Thus ended our 2018 road trip across twelve states: MA, VT, NH, ME, NY, PA, OH, KY, IN, MI, WI, and MN.
In nine days we covered 2741 miles, plus another 477 miles in Maine itself during the six days we stayed at the cabin. We used 133 gallons of gasoline, at a cost of $384 ($2.89/gallon, less than half of what we would have to pay in the UK for the same amount of fuel), at an average consumption of 24.19 mpg.
I’m already planning for 2019; Georgia to Texas through the southern states seems a distinct possibility.
See the other posts in this series:
Massachusetts to Minnesota (1): the first three days in MA, VT and NH
Massachusetts to Minnesota (2): a week in Maine
Indeed you were close! What a delightful commentary of my slice of the world.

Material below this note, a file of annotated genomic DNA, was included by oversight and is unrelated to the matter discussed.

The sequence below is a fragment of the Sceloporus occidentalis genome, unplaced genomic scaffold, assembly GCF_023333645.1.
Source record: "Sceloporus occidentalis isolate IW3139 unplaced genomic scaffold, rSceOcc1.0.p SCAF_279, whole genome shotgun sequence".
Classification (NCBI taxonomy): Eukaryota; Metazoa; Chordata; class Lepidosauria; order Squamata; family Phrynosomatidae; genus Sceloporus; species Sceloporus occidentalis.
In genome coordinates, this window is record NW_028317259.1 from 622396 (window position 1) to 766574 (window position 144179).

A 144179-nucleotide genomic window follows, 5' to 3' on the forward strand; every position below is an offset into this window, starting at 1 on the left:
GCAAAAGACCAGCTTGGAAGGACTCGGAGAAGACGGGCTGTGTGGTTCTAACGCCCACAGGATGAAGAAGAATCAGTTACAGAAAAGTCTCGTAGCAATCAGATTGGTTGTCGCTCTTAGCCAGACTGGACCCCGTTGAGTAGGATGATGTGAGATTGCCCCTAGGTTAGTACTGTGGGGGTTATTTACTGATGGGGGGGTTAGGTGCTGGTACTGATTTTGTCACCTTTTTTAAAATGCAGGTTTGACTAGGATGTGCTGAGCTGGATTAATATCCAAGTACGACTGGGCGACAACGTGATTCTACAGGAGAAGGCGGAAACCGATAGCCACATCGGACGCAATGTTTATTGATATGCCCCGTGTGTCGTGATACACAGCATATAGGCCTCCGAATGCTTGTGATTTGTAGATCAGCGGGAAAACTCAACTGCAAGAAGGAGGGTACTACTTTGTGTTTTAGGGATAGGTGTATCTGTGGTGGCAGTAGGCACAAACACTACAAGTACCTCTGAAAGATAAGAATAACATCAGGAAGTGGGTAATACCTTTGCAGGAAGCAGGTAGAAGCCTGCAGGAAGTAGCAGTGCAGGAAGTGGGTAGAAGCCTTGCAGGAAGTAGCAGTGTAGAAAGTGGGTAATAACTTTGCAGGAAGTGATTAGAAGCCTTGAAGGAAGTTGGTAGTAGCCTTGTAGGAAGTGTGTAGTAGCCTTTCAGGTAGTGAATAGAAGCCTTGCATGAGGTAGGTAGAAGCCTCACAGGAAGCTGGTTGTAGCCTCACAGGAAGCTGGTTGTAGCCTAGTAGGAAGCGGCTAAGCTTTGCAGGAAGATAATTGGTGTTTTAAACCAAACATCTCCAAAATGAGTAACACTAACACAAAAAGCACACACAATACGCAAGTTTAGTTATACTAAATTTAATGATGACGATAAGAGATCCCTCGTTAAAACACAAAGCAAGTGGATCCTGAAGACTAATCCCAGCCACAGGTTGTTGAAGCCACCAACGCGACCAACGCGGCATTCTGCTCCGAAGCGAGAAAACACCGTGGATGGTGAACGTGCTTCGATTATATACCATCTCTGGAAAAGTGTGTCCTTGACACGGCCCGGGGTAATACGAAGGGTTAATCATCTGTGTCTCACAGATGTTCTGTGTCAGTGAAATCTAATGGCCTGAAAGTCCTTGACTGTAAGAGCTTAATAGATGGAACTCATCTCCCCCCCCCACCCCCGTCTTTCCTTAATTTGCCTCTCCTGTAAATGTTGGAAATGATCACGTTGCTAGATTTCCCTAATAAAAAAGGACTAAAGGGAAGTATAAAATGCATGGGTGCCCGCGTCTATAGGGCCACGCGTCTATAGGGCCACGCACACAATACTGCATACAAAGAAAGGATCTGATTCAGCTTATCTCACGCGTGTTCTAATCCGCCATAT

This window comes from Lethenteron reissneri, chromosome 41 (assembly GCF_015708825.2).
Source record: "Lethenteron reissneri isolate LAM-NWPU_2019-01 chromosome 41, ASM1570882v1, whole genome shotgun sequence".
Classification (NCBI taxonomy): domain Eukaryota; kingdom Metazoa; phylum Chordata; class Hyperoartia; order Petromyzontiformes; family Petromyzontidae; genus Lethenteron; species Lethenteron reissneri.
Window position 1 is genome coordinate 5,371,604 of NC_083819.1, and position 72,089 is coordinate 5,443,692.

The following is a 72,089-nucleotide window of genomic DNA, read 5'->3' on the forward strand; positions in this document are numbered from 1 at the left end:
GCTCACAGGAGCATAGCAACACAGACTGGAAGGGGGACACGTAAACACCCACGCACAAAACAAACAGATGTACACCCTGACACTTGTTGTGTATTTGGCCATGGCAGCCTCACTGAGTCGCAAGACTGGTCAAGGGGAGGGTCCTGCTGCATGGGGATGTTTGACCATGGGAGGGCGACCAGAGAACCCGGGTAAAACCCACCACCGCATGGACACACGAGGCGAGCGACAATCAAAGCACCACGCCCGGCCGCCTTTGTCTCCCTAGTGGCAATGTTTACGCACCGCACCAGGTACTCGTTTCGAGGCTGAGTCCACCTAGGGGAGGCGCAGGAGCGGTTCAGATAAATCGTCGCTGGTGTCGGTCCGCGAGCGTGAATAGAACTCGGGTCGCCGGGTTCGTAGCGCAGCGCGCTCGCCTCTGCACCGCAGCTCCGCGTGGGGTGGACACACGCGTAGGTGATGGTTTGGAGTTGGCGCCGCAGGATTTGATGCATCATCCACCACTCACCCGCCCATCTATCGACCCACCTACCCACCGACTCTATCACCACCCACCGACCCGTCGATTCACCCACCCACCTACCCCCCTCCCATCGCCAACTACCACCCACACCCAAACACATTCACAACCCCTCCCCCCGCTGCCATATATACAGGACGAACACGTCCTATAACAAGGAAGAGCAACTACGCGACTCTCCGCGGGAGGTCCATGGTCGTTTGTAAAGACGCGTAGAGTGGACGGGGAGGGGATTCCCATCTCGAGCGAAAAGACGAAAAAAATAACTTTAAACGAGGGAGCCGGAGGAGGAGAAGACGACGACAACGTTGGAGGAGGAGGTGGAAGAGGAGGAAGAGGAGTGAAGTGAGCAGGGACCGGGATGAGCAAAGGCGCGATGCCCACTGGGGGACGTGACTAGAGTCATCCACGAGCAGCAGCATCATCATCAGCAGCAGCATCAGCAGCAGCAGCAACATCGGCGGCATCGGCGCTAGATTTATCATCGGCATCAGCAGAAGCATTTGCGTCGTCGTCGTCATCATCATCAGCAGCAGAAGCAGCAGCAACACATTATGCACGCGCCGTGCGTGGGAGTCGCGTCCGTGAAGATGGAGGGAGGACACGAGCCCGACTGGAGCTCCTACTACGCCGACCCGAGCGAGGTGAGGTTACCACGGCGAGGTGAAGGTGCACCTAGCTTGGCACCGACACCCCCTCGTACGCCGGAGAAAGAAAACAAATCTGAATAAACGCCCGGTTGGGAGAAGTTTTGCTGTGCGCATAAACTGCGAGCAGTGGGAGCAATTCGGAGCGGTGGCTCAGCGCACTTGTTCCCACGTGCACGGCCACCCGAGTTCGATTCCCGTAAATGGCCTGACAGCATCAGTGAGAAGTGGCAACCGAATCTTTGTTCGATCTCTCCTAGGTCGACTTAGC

If you ever get to Manitowoc, WI, again, check out USS Cobia, a WWII U. S. submarine. Continue into Chicago for a German U- Boat at Field Museum.
Your trip down Michigan’s Sunset Coast took you past USS Silversides, another WWII sub that saw intense service.
Yes, you did see a lot of maize in western Indiana! I have family in the midst of that area, home to the only real prairie habitat in the state, and the much-abused Kankakee river and wetlands, a portion of which attempts are being made to reverse over a hundred years of thoughtless destruction.
Thank you for sharing your fascinating journey! You are such an interesting observer.
Kind regards to you and yours.